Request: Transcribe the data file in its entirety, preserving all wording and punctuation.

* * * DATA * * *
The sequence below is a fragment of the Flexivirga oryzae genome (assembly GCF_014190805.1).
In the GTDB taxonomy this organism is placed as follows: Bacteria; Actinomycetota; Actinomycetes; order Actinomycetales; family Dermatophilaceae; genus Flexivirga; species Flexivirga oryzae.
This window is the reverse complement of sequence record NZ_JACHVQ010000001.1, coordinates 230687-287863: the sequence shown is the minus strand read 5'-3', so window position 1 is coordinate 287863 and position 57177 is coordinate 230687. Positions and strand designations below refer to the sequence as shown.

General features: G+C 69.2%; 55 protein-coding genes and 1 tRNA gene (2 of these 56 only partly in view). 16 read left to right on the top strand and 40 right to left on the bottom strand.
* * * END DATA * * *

The sequence below is a fragment of the Flexivirga oryzae genome (assembly GCF_014190805.1).
In the GTDB taxonomy this organism is placed as follows: Bacteria; Actinomycetota; Actinomycetes; order Actinomycetales; family Dermatophilaceae; genus Flexivirga; species Flexivirga oryzae.
This window is the reverse complement of sequence record NZ_JACHVQ010000001.1, coordinates 230687-287863: the sequence shown is the minus strand read 5'-3', so window position 1 is coordinate 287863 and position 57177 is coordinate 230687. Positions and strand designations below refer to the sequence as shown.

General features: G+C 69.2%; 55 protein-coding genes and 1 tRNA gene (2 of these 56 only partly in view). 16 read left to right on the top strand and 40 right to left on the bottom strand.